I hope these tips help you write an outstanding middle grade story.

Children's ghostwriter

Whether you need ghostwriting or rewriting, let me take a look at your children’s story. Just send me an email at: Please put “Children’s Writing” in the Subject box. Or, give me a call at 347—834—6700

Let’s get your idea off the launch pad or your outline into a publishable story today!

Or, if you’d rather give it a shot and do-it-yourself, check out my book, HOW TO WRITE A CHILDREN’S FICTION BOOK.


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Sep 11

Writing with Focus

Why is focus so important?

You have a wonderful idea for a story. Maybe it’s a mystery novel, a children’s middle grade story, or a picture book. Maybe it’s a young adult. You know what you want to say, or convey, and you start typing away. This is the beginning of every story.

But, we should backtrack a moment and go back to the idea. The idea: your protagonist has a problem or conflict. Delving a little deeper, you can see how each chapter or section will be worked out.

You are sure you can bring your idea to full fruition—without the use of an outline. Okay, that’s fine. Many writers use the by-the-seat-of-your-pants (pantser) writing method. So, off your mind and fingers fly . . . creating something from nothing . . . well, not exactly from nothing, from an idea.

This is the beginning.

You type a draft of your story. How long this process will take depends on how long your manuscript will be—whether a novel, short story, or children’s story. Take note though . . . even if your story is as short as a children’s picture book, you still need focus in your writing.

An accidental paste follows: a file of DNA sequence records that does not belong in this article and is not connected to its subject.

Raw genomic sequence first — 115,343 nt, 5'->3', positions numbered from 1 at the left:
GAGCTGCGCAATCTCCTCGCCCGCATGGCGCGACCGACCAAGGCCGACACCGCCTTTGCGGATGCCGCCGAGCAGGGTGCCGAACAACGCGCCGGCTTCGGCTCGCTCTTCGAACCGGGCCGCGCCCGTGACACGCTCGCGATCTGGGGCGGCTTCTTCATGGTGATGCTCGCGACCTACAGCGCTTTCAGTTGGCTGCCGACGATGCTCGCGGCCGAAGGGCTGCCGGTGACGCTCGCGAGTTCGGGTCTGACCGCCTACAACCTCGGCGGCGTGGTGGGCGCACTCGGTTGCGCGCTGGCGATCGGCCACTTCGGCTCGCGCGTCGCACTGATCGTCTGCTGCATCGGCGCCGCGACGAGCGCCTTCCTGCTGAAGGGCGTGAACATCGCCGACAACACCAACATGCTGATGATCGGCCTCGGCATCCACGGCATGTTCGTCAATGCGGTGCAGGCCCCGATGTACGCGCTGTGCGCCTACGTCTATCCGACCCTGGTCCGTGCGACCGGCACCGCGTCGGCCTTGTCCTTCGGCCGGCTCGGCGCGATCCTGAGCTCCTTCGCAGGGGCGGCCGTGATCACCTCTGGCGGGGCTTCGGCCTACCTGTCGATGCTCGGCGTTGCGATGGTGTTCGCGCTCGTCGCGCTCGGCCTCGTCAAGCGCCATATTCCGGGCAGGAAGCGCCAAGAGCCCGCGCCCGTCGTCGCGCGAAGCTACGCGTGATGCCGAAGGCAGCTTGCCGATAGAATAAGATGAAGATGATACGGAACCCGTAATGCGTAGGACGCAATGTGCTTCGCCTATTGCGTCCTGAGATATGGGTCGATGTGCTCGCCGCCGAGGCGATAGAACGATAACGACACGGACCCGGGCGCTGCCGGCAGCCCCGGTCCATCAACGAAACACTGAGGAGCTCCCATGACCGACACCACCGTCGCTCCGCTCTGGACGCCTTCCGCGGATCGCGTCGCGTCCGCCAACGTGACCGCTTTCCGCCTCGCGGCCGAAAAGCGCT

Writing Focus

Focus is the path from point A to point B. It’s the path from beginning to end that keeps the story together and wraps it neatly up.

An example might be an ice skater whose goal is to become good enough to get into the Olympics. His focus will be to train vigorously to accomplish his goal.

Another example might be that of a school bus on its route to pick up children and bring them to school. The shop is where the bus begins, point A; it will end up at the school, point B. But, between point A and point B, the bus must deviate from the direct path to pick up each child.

The same holds true for your story. There is a path the story needs to follow to accomplish its goal. If you deviate too much from this path your story becomes diluted or weak. This is not to say you cannot have subplots, it means everything needs to be tied together moving forward on the same path toward the same end.

Using an outline can often help with maintaining focus, even with a short story. It’s kind of a writing GPS that guides you from point A to point B. It allows you to stray here and there with the comfort of knowing that you need to be at certain points throughout the manuscript. It’s a reminder to keep you focused.


Check out my 200+ page ebook (or paperback) that gives you all the basics of HOW TO WRITE A CHILDREN’S FICTION BOOK. It’s newly revised and includes information on finding a publisher or agent and marketing your books.